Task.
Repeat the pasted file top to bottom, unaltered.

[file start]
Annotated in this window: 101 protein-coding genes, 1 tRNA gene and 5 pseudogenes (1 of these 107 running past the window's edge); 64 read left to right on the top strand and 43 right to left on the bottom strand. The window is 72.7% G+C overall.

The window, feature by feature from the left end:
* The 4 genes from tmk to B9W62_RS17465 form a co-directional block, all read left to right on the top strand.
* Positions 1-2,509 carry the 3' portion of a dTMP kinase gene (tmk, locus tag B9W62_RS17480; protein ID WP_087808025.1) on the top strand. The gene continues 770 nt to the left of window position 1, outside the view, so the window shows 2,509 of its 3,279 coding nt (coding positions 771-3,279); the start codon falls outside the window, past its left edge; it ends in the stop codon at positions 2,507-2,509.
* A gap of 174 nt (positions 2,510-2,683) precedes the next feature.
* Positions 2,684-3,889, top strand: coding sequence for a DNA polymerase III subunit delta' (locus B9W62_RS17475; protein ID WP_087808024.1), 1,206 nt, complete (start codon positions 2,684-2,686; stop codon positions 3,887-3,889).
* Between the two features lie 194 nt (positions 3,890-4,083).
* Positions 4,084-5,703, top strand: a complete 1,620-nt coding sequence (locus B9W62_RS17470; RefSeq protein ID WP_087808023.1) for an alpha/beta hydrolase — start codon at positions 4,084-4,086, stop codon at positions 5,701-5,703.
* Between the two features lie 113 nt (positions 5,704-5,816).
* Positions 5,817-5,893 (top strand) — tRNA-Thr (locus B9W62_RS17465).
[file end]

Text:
Annotated in this window: 101 protein-coding genes, 1 tRNA gene and 5 pseudogenes (1 of these 107 running past the window's edge); 64 read left to right on the top strand and 43 right to left on the bottom strand. The window is 72.7% G+C overall.

The window, feature by feature from the left end:
* The 4 genes from tmk to B9W62_RS17465 form a co-directional block, all read left to right on the top strand.
* Positions 1-2,509 carry the 3' portion of a dTMP kinase gene (tmk, locus tag B9W62_RS17480; protein ID WP_087808025.1) on the top strand. The gene continues 770 nt to the left of window position 1, outside the view, so the window shows 2,509 of its 3,279 coding nt (coding positions 771-3,279); the start codon falls outside the window, past its left edge; it ends in the stop codon at positions 2,507-2,509.
* A gap of 174 nt (positions 2,510-2,683) precedes the next feature.
* Positions 2,684-3,889, top strand: coding sequence for a DNA polymerase III subunit delta' (locus B9W62_RS17475; protein ID WP_087808024.1), 1,206 nt, complete (start codon positions 2,684-2,686; stop codon positions 3,887-3,889).
* Between the two features lie 194 nt (positions 3,890-4,083).
* Positions 4,084-5,703, top strand: a complete 1,620-nt coding sequence (locus B9W62_RS17470; RefSeq protein ID WP_087808023.1) for an alpha/beta hydrolase — start codon at positions 4,084-4,086, stop codon at positions 5,701-5,703.
* Between the two features lie 113 nt (positions 5,704-5,816).
* Positions 5,817-5,893 (top strand) — tRNA-Thr (locus B9W62_RS17465).